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re: The Humbling Power of P v NP

2009/10/22

Some engineer out there has solved P=NP and it's locked up in an electric eggbeater calibration routine. For every 0x5f375a86 we learn about, there are thousands we never see.

In “The Humbling Power of P v NP“, Lance Fortnow urges theorists to try and solve P v NP “not because you will succeed but because you will fail” . This is the Kobayashi Maru character test for theorists it seems.

So what about non-theorists?

My answer is: So what if a problem is NP-complete? Does this mean that we are going to use that fact as an excuse to not solve it, or present a lousy hack as a solution? Or do people think that such problems do not come along the way of “a real professional”? They do, but theorists are trained to recognize them when they see them.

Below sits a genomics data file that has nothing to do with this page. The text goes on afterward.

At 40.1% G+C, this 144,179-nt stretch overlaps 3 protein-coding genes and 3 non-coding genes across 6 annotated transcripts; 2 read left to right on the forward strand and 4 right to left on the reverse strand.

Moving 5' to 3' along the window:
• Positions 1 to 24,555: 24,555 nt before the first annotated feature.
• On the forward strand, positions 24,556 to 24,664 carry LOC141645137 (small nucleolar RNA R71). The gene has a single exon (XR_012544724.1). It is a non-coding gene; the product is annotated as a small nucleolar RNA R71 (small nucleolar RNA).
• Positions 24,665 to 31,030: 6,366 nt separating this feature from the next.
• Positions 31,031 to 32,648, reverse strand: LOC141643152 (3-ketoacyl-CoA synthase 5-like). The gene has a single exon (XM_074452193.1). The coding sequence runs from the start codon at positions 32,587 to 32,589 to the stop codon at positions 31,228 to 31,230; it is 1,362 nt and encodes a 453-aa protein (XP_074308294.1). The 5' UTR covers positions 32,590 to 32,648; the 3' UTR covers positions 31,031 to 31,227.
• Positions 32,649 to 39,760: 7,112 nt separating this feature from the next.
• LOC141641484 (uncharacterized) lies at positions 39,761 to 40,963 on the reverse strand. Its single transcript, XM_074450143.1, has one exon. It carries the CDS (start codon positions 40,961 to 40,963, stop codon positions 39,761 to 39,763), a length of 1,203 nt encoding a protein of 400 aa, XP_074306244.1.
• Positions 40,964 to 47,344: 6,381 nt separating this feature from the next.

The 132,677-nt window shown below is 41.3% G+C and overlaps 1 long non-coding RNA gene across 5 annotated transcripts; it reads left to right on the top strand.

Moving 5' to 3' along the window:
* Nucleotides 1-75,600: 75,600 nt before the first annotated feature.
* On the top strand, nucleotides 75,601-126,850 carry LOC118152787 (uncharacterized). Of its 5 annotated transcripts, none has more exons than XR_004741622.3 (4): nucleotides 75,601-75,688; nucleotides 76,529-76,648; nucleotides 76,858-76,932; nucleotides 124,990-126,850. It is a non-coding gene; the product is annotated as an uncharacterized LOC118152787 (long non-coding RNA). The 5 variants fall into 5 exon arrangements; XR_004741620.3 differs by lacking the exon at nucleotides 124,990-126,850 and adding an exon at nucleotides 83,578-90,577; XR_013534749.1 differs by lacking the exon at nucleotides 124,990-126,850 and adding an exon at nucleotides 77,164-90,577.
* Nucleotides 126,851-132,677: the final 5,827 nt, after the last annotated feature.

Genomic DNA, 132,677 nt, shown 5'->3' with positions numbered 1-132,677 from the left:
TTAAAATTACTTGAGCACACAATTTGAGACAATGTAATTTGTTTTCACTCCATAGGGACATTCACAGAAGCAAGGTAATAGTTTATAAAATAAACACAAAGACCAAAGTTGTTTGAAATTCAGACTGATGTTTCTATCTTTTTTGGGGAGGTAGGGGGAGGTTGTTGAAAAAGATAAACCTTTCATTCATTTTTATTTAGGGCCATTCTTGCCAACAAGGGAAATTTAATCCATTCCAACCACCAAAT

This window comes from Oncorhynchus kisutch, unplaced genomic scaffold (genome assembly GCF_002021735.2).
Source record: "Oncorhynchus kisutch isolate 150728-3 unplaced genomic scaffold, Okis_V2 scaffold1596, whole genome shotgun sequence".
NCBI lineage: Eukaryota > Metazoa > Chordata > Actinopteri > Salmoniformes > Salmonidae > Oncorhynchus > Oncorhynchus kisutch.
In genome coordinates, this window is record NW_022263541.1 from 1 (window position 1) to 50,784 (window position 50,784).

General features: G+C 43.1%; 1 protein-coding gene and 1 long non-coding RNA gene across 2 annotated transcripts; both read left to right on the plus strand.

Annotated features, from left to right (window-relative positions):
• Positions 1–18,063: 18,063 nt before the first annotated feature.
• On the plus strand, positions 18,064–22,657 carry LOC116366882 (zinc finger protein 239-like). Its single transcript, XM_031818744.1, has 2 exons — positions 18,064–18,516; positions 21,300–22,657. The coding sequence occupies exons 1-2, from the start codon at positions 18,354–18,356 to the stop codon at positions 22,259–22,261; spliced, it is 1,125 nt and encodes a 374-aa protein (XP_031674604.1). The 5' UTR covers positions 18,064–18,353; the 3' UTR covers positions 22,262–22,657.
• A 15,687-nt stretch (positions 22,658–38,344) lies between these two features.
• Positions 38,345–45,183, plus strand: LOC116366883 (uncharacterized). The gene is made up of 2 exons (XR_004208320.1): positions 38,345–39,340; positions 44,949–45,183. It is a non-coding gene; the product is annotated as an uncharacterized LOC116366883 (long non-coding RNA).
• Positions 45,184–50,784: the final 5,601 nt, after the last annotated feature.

Just like theorists then, “practical computer people” must try to solve (using whatever tool they see fit) an NP-complete problem (like the TSP for example). Not because they will solve it optimally, but because there will always be a better solution. And by seeking it and understanding that “computation is a nasty beast” they will become better programmers professionals.

Update: You should also read:

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One Response to “re: The Humbling Power of P v NP”

  1. kangelos Says:

    You cannot throw money at such a problem, more CPUS more storage and such stuff will not work.

    You must use your gray cells…


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